WDC beat its own better-than-expected preliminary results estimates with a $3.495bn quarter but swung to a $351m loss with fewer disk units sold. Layoffs are coming.
Revenues for the fourth fiscal 2016 quarter, ended July 1, were 9.2 per cent higher than a year ago and 24.8 per cent up on the previous quarter.
This quarter had SanDisk numbers included, as the acquisition closed on May 12. It suffered a net loss, which compares to a $220m profit a year ago and a $74m profit in the prior quarter.
Revenues for the full year were $12.9bn; they were $14.6bn a year ago, a 13 per cent fall, which shows the effect of the shrinking PC disk drive market. Profits for the year were $257m, a big drop on the $1.5bn profit in fiscal 2015, an 82.9 per cent plunge.
In general WD’s business is still down on fiscal 2014 quarterly revenues due to a declining disk drive market – see the unit ship chart below. It’s looking at solid state products to get revenues growing again and is better positioned than Seagate in this regard as it now has a vertically-integrated chip fab-to-SSD-to-array flash product capability.
Here is the annual picture, showing a third year of declining revenues and profits:
WDC shipped 40.1m disk drives in the quarter; that number was 43.1m last year and 48.5m a year ago. Charting disk drive unit ships by quarter shows the overall pattern of decline:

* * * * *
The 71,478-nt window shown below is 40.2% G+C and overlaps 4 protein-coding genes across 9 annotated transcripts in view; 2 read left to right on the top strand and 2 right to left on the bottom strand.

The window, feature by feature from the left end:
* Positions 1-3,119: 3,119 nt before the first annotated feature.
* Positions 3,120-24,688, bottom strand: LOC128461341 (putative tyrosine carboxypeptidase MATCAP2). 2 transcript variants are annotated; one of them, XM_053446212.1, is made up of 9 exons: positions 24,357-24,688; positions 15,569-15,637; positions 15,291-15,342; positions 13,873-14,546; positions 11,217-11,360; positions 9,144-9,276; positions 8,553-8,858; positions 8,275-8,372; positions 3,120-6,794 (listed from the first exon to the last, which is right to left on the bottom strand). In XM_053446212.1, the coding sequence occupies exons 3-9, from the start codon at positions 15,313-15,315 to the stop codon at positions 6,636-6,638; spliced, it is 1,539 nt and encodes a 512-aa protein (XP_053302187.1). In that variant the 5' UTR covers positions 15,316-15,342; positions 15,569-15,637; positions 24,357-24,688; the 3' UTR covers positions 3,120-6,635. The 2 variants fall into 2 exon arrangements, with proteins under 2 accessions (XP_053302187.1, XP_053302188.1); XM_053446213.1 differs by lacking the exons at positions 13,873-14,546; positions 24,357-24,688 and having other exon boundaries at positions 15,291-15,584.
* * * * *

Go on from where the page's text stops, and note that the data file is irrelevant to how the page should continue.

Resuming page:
Segment-wise there was a surprise jump in CE drive shipments, from 7.3m last quarter to 10m this quarter, as gamers bought disks for the holiday season. All other segments showed declining numbers:
WD is well on the way to integrating its acquired HGST HDD and SSD business, and is progressing the integration of the moire recently-acquired SanDisk NAND flash business. In the earnings call CEO Stephen Milligan said: "Our near-term priorities include our transition to 3D NAND and the deleveraging of our balance sheet. ... We have completed the rationalisation and alignment of our product and technology roadmaps involving legacy WD, HGST, and SanDisk products, and we have shared this with our customers."